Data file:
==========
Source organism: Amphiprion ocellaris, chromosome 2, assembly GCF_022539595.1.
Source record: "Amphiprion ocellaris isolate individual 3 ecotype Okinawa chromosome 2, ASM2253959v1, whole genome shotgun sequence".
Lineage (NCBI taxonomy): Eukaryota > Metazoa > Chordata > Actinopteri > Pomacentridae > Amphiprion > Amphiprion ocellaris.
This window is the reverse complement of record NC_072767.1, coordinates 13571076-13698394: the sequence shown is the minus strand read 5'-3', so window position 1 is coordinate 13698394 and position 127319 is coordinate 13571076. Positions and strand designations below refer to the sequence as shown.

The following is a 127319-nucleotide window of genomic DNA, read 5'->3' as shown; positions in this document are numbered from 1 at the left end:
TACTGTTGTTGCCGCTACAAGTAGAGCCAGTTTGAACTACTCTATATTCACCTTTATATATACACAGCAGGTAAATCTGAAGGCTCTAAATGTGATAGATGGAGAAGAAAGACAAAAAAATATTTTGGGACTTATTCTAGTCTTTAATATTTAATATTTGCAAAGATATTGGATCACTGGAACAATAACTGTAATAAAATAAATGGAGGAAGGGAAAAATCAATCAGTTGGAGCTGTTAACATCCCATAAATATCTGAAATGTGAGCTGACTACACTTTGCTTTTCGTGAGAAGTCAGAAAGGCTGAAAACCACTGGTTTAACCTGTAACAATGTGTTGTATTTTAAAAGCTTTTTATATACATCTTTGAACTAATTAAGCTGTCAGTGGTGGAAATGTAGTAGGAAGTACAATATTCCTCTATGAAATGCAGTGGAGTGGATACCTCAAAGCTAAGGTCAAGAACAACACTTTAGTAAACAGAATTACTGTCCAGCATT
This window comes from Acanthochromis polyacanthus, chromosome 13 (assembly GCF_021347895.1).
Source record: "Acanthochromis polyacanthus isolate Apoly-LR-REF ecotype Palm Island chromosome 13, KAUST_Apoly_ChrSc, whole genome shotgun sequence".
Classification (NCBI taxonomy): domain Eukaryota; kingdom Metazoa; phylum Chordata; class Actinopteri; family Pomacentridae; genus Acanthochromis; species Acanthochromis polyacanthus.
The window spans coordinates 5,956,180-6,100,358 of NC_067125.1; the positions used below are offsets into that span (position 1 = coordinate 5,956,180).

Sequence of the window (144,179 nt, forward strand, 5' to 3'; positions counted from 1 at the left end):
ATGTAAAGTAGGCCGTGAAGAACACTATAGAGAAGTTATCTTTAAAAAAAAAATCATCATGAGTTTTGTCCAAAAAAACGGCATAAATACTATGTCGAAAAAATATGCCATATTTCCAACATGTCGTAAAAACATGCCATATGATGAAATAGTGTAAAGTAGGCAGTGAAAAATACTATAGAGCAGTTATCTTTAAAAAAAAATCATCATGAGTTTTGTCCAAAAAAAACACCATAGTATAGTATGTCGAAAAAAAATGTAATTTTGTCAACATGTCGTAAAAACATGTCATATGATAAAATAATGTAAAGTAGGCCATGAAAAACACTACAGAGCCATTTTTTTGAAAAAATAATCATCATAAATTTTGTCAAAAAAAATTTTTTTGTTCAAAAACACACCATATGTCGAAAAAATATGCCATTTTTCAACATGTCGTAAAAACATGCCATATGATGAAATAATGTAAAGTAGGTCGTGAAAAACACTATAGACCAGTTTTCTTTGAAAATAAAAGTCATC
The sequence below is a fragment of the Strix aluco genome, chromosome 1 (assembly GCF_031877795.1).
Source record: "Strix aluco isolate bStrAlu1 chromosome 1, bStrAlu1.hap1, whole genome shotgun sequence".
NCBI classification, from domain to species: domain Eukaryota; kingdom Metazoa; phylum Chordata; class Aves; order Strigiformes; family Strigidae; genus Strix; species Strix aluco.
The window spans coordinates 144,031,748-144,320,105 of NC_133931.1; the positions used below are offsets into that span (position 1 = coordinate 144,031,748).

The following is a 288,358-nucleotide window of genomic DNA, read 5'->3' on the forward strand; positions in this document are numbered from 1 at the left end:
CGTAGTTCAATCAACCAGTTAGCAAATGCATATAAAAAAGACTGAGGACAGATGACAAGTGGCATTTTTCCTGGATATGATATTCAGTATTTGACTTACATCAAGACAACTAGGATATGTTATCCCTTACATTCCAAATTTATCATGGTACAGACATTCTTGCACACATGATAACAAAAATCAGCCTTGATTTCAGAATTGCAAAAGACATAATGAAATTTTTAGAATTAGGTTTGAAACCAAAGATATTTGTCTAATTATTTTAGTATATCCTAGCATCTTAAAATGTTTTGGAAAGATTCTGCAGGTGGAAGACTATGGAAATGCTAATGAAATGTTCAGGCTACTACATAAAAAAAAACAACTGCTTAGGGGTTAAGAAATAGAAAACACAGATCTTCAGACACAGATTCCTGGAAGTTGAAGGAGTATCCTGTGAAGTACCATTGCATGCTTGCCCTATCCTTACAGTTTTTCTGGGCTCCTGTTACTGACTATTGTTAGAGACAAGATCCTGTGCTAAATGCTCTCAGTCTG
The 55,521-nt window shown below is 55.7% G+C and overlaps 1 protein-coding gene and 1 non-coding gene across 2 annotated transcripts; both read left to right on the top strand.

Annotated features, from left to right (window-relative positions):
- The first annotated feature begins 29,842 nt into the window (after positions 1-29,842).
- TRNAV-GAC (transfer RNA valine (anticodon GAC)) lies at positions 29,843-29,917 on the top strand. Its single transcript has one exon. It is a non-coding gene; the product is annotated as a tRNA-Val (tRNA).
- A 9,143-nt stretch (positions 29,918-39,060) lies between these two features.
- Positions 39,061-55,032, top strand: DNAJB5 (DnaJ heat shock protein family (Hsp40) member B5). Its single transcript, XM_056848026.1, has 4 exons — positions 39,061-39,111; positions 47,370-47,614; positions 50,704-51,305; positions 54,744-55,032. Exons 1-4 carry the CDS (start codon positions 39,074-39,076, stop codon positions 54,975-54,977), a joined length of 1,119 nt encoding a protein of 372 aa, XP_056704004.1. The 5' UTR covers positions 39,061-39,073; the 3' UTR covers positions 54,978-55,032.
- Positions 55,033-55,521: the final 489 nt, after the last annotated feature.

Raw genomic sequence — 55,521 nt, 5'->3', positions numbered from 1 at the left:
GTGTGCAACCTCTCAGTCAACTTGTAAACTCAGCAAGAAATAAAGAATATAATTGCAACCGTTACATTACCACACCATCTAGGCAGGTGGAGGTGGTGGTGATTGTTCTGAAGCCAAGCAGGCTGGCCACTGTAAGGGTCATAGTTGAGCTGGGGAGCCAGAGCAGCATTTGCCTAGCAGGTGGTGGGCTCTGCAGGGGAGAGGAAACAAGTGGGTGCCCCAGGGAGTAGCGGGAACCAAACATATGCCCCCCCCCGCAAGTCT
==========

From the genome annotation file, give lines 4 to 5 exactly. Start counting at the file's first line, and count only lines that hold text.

This window is the reverse complement of record NC_072767.1, coordinates 13571076-13698394: the sequence shown is the minus strand read 5'-3', so window position 1 is coordinate 13698394 and position 127319 is coordinate 13571076. Positions and strand designations below refer to the sequence as shown.

The following is a 127319-nucleotide window of genomic DNA, read 5'->3' as shown; positions in this document are numbered from 1 at the left end: